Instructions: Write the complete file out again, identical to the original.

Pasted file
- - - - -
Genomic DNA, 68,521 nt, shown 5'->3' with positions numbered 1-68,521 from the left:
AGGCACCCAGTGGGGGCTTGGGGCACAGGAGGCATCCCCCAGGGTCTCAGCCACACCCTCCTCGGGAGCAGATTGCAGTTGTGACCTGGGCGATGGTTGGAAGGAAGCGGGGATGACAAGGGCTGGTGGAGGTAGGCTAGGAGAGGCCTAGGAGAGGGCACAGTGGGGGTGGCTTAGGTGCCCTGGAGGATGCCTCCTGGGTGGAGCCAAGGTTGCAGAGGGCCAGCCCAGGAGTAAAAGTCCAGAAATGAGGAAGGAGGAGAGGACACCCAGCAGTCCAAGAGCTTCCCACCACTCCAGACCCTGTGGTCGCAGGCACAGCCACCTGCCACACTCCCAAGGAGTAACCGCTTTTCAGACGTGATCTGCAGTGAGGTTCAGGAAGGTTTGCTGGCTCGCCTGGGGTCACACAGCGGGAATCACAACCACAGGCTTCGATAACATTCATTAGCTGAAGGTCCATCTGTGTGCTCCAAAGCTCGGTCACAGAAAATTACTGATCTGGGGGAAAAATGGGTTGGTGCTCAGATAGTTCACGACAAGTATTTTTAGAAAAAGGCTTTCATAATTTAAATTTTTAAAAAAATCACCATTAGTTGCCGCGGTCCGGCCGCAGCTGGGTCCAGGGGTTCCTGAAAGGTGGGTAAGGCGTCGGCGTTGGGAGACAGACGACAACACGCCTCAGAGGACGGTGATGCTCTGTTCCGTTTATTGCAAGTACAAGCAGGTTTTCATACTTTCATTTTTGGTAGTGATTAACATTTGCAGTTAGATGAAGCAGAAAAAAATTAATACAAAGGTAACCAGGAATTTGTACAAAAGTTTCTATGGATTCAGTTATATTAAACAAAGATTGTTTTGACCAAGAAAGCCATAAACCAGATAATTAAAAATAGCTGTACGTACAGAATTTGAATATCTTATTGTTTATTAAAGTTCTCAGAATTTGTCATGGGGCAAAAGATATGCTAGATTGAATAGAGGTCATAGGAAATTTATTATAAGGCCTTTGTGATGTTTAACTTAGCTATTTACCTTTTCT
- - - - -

Genomic DNA, 68,521 nt, shown 5'->3' with positions numbered 1-68,521 from the left:
AGGCACCCAGTGGGGGCTTGGGGCACAGGAGGCATCCCCCAGGGTCTCAGCCACACCCTCCTCGGGAGCAGATTGCAGTTGTGACCTGGGCGATGGTTGGAAGGAAGCGGGGATGACAAGGGCTGGTGGAGGTAGGCTAGGAGAGGCCTAGGAGAGGGCACAGTGGGGGTGGCTTAGGTGCCCTGGAGGATGCCTCCTGGGTGGAGCCAAGGTTGCAGAGGGCCAGCCCAGGAGTAAAAGTCCAGAAATGAGGAAGGAGGAGAGGACACCCAGCAGTCCAAGAGCTTCCCACCACTCCAGACCCTGTGGTCGCAGGCACAGCCACCTGCCACACTCCCAAGGAGTAACCGCTTTTCAGACGTGATCTGCAGTGAGGTTCAGGAAGGTTTGCTGGCTCGCCTGGGGTCACACAGCGGGAATCACAACCACAGGCTTCGATAACATTCATTAGCTGAAGGTCCATCTGTGTGCTCCAAAGCTCGGTCACAGAAAATTACTGATCTGGGGGAAAAATGGGTTGGTGCTCAGATAGTTCACGACAAGTATTTTTAGAAAAAGGCTTTCATAATTTAAATTTTTAAAAAAATCACCATTAGTTGCCGCGGTCCGGCCGCAGCTGGGTCCAGGGGTTCCTGAAAGGTGGGTAAGGCGTCGGCGTTGGGAGACAGACGACAACACGCCTCAGAGGACGGTGATGCTCTGTTCCGTTTATTGCAAGTACAAGCAGGTTTTCATACTTTCATTTTTGGTAGTGATTAACATTTGCAGTTAGATGAAGCAGAAAAAAATTAATACAAAGGTAACCAGGAATTTGTACAAAAGTTTCTATGGATTCAGTTATATTAAACAAAGATTGTTTTGACCAAGAAAGCCATAAACCAGATAATTAAAAATAGCTGTACGTACAGAATTTGAATATCTTATTGTTTATTAAAGTTCTCAGAATTTGTCATGGGGCAAAAGATATGCTAGATTGAATAGAGGTCATAGGAAATTTATTATAAGGCCTTTGTGATGTTTAACTTAGCTATTTACCTTTTCT